In praise of profiling 16

“Profiling” is stereotyping. For some reason it’s the preferred synonym.

Let’s for the moment call it stereotyping. We all stereotype all the time. We judge people as soon as we meet them by their appearance, what they say and how they say it, the first impression they make. Later, if we get to know them, we may revise our first judgment. Stereotyping is a very useful short-cut. We may like the idea of suspending judgment until all or many facts are in, but we haven’t the time. We don’t live like that.

Instant judgment may involve liking or disliking this or that “type” of person. Taking an instant dislike to someone is not the same as wishing him to be discriminated against legally or socially. Only collectivists think that way. Individualists, though certainly and necessarily capable of stereotyping, will always be aware that no generalization about  class, race,  gender, style, accent, origins, descent or anything else used to categorize people, however broadly true, can be assumed to characterize any single individual in that group.

When it comes to the adherents of a particular ideology, however, there is a difference. They are identifying themselves with a group. If a member of that group wears a badge, in dress, for instance, or a pin in the lapel, he is asking to be identified with that set of ideas, that movement, those aims.

And if that group, motivated by those ideas and aims, has declared itself your enemy, and has attacked you violently, you would be very foolish not to take particular precautions for your safety whenever a person obviously belonging to that group approaches you. He may have no thought of harming you. But you’d be an idiot not to beware of him.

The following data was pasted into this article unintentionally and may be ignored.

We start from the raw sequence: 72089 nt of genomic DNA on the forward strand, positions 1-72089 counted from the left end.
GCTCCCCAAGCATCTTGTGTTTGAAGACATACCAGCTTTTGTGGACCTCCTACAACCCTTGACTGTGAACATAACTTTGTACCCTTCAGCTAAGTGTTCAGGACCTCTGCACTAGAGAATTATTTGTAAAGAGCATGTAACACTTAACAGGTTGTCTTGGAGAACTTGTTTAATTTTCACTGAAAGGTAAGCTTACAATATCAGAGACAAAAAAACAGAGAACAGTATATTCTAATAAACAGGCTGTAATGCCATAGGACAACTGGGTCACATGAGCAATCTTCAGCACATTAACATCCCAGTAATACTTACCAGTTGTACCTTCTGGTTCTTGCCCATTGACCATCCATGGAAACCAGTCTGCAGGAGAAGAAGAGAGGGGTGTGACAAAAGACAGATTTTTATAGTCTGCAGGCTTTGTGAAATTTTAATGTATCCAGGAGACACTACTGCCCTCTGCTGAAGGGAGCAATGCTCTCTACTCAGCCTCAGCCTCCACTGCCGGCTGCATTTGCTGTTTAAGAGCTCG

In connection with these thoughts, here is a fresh look at “racial profiling”.

In an article that we think shows much common sense, Selwyn Duke makes the case for it.

Some extracts:

The critics of Arizona’s new immigration law complain that it will lead to “racial profiling.” In response, the law’s defenders point out that the legislation specifically forbids the practice.

Both groups are wrong.

They accept two false suppositions. The first is that the practice in question is immoral.

The second is that “racial profiling” actually exists.

Generally speaking, it does not — that is, not in the sense of a phenomenon widespread enough to warrant continual media attention. In reality, there are only two kinds of profiling: good profiling and bad profiling. Let’s discuss the difference.

Profiling is simply a method by which law enforcement can determine the probability that an individual has committed a crime or has criminal intent. Now, when making this assessment, many different factors are considered. Some have to do with age, sex, dress, behavior, the car being driven, whether or not a person is “out of place” (e.g., a well-dressed fellow in a BMW cruising a drug-plagued neighborhood), and, yes, some have to do with race. But whatever the criteria, good profiling chooses them in accordance with sound criminological science. And as soon as we subordinate that standard to anything, such as political or social concerns, we have rendered it bad profiling.

We also render it unfair. That is, contrary to the notion that using racial factors in profiling is discriminatory, in the negative sense of the word, it is actually the refusal to consider them that is so.

I’ll explain. I’m a member of one of the most profiled groups in the country: males. Law enforcement views us much more suspiciously than females because we commit an inordinate amount of crime. And we aren’t the only ones, as youths also attract a jaundiced eye for the same reason. Now, if considering race when profiling is “racism,” isn’t considering sex and age “sexism” and “ageism”?